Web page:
Fan favourite Toronto-based team shows excellent pace in new Porsche 911 GT3 R, and overcomes electrical issues, before bowing out after 19 hours of racing
DAYTONA, January 28, 2019 // What began as a promising effort for the Pfaff Motorsports team at their inaugural 24 Hours at Daytona ended in heartbreak as the team suffered a collision in their Porsche 911 GT3 R in hour 19 under wet weather conditions.
Starting from eighth position in the IMSA GTD class, the team fought hard, climbing as high as fifth position within the first hour of the race, and staying within the top 10 through the late afternoon and into the evening. By midnight on Sunday, the Pfaff car was racing steadily in third position, just five seconds back from the class leader.
“We were spot on with the pace of the car, and we really had a great setup for the race,” Porsche Young Professional Dennis Olsen said. “We were quick, and I believe we were the fastest Porsche. Everyone was putting in consistent lap times, so we were exactly where we needed to be.”
As the night wore on, technical issues from the team’s earlier practice sessions began to reappear, cutting power to the GT3 R’s headlamps and eventually the dash and shift indicators – at one point leaving Canadian driver Zach Robichon without any instrumentation during his stint. The issues resulted in unscheduled pit stops and an eventual trip back to the garage for repairs at the the halfway point of the race around 2:00 am.
“Fortunately the track was lit pretty well, so that part wasn’t much of an issue,” Robichon said of his night stint. “Then the dash disappeared and didn’t say anything – I didn’t have shift indicator lights or anything, so I was driving the car by feel and sound – I didn’t know how fast I was going, but I kept driving as fast as I could. It was actually kind of peaceful, but the electrical issues continued, and we had to go back to the garage to get those sorted and the lights back on.”
The team worked diligently to rectify the issues and was able to return to the track 20 laps down, and a combined effort between drivers Robichon (CAN), Scott Hargrove (CAN), Lars Kern (GER), and Olsen (NOR), pushed the car back up through the field with a top-10 finish in sight.
“The car performed well, especially in the infield sections,” chief engineer Andrew Marangoni said. “The drivers were able to make up a ton of time, and when they came off their stint they would compliment how the car was behaving and it seemed to be getting better.”
Daytona’s skies opened up with heavy rain at 4:00 am, and by 9:00 am, the race was red-flagged due to poor track conditions and low visibility, resulting in nearly one-and-a-half hours of stoppage – and the team still aiming to continue their strong pace through the field.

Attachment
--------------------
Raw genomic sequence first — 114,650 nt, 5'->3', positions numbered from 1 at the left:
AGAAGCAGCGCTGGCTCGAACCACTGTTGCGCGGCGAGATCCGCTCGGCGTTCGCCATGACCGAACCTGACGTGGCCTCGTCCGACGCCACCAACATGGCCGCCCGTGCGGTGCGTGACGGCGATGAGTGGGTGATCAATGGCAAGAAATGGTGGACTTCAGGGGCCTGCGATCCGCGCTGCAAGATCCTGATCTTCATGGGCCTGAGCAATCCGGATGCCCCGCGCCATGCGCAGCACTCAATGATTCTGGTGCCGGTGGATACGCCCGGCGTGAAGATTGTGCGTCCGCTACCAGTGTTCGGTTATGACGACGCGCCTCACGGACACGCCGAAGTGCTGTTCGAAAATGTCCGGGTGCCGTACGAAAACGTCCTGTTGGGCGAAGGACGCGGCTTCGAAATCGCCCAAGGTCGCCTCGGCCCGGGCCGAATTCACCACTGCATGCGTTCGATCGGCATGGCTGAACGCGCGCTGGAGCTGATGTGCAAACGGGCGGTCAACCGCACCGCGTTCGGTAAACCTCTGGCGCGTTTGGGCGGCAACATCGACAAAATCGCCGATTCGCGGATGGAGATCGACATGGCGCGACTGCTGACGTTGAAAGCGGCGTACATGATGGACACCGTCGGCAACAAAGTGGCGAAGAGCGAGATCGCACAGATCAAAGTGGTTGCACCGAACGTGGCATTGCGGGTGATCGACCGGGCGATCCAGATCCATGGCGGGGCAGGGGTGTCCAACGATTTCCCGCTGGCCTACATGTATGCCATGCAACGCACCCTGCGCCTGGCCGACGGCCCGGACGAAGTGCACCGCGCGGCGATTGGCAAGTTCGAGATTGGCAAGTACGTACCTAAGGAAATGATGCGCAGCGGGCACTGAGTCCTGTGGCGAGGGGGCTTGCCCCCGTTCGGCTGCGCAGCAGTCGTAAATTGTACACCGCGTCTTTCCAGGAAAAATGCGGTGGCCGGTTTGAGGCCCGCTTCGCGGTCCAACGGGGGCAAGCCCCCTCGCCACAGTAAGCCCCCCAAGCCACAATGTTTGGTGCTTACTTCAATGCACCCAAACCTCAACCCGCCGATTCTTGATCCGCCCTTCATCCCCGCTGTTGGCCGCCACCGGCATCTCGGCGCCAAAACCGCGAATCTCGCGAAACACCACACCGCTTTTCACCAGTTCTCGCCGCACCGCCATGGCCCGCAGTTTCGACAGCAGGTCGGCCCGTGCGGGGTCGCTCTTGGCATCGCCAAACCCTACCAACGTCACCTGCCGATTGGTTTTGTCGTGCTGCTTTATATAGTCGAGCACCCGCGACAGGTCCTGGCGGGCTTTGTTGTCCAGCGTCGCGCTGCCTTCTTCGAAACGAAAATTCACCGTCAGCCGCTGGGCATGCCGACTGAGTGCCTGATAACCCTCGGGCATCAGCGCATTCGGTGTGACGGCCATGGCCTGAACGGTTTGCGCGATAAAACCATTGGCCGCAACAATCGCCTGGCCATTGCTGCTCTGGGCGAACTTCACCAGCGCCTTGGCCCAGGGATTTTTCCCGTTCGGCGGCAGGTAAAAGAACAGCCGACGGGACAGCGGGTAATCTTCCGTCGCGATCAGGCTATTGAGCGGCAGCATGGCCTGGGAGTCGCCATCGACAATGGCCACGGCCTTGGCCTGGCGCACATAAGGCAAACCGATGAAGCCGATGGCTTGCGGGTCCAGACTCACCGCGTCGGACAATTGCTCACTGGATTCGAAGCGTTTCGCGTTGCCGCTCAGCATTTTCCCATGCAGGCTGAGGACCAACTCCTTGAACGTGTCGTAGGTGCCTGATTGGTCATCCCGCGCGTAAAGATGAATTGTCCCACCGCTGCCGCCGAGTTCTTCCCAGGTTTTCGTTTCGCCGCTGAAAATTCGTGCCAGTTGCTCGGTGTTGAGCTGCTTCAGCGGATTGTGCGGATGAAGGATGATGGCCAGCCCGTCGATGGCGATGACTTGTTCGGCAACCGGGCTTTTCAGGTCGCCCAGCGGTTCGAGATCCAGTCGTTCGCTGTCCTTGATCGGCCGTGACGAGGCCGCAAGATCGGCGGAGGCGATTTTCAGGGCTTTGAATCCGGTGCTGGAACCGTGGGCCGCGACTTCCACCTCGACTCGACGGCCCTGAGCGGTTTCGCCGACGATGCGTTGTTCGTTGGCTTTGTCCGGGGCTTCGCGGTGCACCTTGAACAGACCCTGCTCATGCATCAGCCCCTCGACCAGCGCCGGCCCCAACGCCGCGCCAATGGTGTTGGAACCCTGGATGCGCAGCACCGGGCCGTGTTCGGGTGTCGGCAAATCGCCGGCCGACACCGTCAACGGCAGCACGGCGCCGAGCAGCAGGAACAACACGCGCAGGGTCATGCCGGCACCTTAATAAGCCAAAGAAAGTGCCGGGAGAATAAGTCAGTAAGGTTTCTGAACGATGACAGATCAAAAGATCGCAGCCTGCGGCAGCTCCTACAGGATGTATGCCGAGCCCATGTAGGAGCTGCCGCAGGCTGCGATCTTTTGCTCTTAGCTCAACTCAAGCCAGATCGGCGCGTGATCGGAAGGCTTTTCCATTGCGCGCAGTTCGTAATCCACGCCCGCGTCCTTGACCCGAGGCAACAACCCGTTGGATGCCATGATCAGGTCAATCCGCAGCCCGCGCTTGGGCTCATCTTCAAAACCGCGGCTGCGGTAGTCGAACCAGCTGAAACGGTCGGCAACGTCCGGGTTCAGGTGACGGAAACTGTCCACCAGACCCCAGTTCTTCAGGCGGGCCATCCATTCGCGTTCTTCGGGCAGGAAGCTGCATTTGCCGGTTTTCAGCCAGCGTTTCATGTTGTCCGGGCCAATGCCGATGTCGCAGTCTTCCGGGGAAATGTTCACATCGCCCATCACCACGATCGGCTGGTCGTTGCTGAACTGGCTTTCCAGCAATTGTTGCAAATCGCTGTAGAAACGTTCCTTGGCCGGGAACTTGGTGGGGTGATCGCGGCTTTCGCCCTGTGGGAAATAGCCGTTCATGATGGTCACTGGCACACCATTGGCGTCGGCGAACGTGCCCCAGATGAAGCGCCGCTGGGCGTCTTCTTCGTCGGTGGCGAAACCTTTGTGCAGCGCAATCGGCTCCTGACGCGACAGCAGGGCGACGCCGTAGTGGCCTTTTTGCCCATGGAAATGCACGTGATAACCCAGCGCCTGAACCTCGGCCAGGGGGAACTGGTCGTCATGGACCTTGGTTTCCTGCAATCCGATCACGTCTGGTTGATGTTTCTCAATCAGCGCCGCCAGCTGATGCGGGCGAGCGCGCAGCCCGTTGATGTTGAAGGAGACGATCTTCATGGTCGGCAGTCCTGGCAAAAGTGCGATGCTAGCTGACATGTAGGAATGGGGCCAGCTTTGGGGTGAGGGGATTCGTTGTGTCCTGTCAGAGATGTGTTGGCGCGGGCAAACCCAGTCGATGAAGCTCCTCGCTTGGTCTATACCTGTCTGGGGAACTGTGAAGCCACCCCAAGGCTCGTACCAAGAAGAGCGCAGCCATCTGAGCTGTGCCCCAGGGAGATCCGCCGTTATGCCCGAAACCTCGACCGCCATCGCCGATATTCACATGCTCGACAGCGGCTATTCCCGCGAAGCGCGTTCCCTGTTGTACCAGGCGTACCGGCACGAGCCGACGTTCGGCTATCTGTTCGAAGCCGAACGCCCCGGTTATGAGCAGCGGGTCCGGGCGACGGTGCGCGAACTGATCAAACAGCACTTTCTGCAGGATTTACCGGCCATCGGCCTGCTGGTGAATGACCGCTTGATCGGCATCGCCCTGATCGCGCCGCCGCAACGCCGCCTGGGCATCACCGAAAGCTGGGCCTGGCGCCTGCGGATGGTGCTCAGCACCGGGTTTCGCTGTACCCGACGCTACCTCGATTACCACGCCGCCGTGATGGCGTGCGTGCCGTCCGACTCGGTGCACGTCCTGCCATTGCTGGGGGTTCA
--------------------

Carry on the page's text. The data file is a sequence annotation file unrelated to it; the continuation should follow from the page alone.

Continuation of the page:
As the harsh conditions continued, officials decided to resume racing with five hours remaining on the clock, with Hargrove jumping back in the car for a single lap before handing the reigns over to Robichon to get to his minimum drive time.
As he entered the final high-speed straight in heavy traffic, a competing Lamborghini spun in the middle of the track, forcing traffic ahead of Robichon to dodge the slowed car – and leaving him with almost no time to react. The result was a race-ending collision as the GT3 R suffered major suspension damage.
“There was spray coming from everybody around me, and we were all approaching so quickly,” Robichon said. “I couldn’t see five feet in front of me around the back stretch, and then all of a sudden I see brake lights. I jumped on the brakes to try to avoid it, but with the surrounding traffic, my choice was to either hit the prototype, hit the Ferrari, hit the wall, or go for a gap that I thought might be big enough. Unfortunately the speed was too high, and that gap was smaller than I’d hoped.
“I feel terrible,” he continued. “It’s one of those could’ve, would’ve, should’ve things, but at the end of the day I really don’t think it’s anyone’s fault. I’m more than happy to take the blame for the incident, but I feel horrible for the guys who’ve put so much time and effort into this effort for the last month and a half – and the crew and drivers did a great job with everything throughout the entire race. With that said, I have a feeling we’re going to come back with a chip on our shoulder when we go to Sebring. When you fall off the horse, you want to get right back on it – and after that crash, I kind of wish Sebring was tomorrow.”
The team is returning to Toronto and will begin repairs and preparations for the Sebring 12 Hours immediately, which takes place from March 14-17. Dubbed the “SuperSebring” weekend, the IMSA WeatherTech series will race the annual 12-hour event, joined by the European World Endurance Championship (WEC) for its own 1,000 Miles of Sebring that same weekend, offering fans a unique opportunity to see the best of sportscar racing from around the world.
Canadian viewers will be able to view the action live on the Discovery Velocity channel, while U.S. viewers can watch the broadcast on NBC Sports. In addition, TSN will be airing one-hour shortened telecasts of IMSA races throughout the season in Canada.
Follow @PfaffMotorsports, @PfaffPorsche and @PfaffAuto on Instagram, and Pfaff Porsche on Facebook for more announcements and behind-the-scenes content from the Roar Before the 24, and the 2019 IMSA WeatherTech and Michelin Pilot seasons.
Image credit: Pfaff Motorsports/Lenssen Photo
Date Posted: January 29, 2019